#Office365Challenge My blog today will give you an overview of Wiki Pages in SharePoint. How to create them and start adding content.
|Day:||181 of 365, 184 left|
|Description:||SharePoint Wiki Pages|
The lighter side of Microsoft #21: SharePoint Wiki Pages with clickable Metro tiles
The lighter side of Microsoft #13: Change the background colour or image on Wiki Pages
The lighter side of Microsoft #12: Wiki Pages for Organograms and Profile Pages
The lighter side of Microsoft #11: Using Wiki Pages for Business Process Mapping
The lighter side of Microsoft #18: Image maps in SharePoint 2013
The word “wiki” means “quick” in Hawaiian language. A wiki is a site that is designed for groups of people to quickly capture and share ideas by creating simple pages and linking them together. Your organization can use a wiki for a variety of uses. On a large scale, you can share large volumes of information in an Enterprise wiki. Or on a smaller scale, you can use a team site as a wiki to gather and share ideas quickly about a project. Microsoft
A wiki is a website that provides collaborative modification of its content and structure directly from the web browser. In a typical wiki, text is written using a simplified mark-up language (known as “wiki mark-up”), and often edited with the help of a rich-text editor. The encyclopedia project Wikipedia is by far the most popular wiki-based website. Wikipedia
As mentioned before – these are by far my favourite! Wiki pages are such a cool, creative way to allow end users to create some really beautiful pages. Imagine a PowerPoint presentation where some of the shapes etc. on the pages are hyperlinked to go to the other pages. Doing this as Wiki Pages is a step up and allows for that navigation between pages to be in the web. This means that any user already creating content in Word / PowerPoint can create them as Web pages – and it’s easy!!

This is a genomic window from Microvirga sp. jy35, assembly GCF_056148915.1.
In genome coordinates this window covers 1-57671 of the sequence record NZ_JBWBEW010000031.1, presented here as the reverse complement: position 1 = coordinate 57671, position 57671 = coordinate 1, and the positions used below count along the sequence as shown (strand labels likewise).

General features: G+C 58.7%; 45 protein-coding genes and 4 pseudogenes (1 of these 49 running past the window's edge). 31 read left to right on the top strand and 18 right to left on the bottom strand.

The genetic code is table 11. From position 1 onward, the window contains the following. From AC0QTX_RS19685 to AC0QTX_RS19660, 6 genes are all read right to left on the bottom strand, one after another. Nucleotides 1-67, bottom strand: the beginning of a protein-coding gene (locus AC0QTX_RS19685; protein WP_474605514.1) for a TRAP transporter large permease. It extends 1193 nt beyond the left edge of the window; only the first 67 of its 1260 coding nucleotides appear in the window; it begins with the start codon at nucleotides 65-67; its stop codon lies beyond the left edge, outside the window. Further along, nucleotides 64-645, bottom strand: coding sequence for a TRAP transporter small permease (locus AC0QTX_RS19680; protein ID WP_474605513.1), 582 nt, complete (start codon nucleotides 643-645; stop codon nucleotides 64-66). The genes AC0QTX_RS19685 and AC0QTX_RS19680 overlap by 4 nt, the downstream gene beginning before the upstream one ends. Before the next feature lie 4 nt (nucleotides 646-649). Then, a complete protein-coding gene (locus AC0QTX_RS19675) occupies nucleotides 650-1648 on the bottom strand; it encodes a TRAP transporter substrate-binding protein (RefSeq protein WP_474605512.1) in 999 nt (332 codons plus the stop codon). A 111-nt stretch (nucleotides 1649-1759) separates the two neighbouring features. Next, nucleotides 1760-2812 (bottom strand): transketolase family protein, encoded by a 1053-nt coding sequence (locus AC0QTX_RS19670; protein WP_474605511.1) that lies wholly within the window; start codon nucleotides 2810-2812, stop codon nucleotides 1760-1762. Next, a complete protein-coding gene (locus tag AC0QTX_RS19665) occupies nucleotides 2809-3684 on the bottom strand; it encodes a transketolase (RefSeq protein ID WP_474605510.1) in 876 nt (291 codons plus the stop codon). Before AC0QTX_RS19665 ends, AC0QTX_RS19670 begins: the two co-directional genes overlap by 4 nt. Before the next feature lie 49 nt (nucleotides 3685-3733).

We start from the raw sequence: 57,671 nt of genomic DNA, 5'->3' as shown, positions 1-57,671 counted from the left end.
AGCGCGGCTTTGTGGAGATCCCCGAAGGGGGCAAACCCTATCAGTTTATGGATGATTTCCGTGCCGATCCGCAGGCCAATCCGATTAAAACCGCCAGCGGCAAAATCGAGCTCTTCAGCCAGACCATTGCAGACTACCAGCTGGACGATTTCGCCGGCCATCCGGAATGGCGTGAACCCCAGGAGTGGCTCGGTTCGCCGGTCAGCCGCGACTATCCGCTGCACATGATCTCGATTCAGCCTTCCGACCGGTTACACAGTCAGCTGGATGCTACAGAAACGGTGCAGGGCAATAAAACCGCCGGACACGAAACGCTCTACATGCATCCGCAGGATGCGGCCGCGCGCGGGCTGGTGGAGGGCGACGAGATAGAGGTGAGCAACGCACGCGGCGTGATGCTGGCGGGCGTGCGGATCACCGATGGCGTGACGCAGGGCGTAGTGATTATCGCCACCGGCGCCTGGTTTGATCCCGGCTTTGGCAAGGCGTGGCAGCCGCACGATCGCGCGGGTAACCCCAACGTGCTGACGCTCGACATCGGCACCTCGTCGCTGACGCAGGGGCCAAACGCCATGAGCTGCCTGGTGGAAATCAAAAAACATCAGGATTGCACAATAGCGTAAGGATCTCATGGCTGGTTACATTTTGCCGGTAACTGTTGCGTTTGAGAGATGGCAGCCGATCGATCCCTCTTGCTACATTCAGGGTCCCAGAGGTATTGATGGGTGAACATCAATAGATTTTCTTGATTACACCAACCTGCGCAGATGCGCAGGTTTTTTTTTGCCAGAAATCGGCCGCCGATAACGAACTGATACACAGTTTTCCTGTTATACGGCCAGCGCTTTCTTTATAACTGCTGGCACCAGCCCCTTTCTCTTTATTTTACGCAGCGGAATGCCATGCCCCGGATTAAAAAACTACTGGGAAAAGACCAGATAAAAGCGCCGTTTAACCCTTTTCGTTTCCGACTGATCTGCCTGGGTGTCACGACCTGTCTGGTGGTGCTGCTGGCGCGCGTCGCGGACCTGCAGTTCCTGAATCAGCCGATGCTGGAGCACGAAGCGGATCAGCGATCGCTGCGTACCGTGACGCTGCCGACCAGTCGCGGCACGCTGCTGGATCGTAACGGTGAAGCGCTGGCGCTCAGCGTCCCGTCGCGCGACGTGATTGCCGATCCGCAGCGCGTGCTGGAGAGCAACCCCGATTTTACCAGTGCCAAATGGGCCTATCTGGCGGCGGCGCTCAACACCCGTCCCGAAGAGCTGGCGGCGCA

How to create a Wiki Page:
- As a new page in your Site Pages Library:
Now there are different ways of doing this. You can go to your Site Pages Library, click on Files Tab (1), New Document (2), then select Wiki Page (3):
Or you can create a Wiki Page library app specifically for your pages. I prefer doing this as all my Wiki Pages will then be in one location (away from the Site Pages).
- As a new Wiki Page Library App:
Go to Site Contents and click in Add an App. Search for Wiki. Click on the icon to create a new Wiki Page Library, I’ve named mine “Wiki” as I’ll be using it for all my Wiki Pages. Once created, find it in your Site Contents and open the App:
A Wiki Page Library by default opens on its own Home page, click on Edit in the top right corner to edit the page:
I’ve selected all the text and deleted it.
Now this is something I always do, I never use this page to add content, but rather us it as my Index page for all my Wikis. See the note I’ve added at the top to remind the users. You can create a new Wiki Page from any other existing Wiki Page – I also don’t do that. I always come back to this Index page and create it from here. It’s similar to giving a book a good Index page – even though only for Administrative purposes. End users will not navigate here – they will navigate directly to the specific Wiki Page they want to read (however which way you’ve shared that).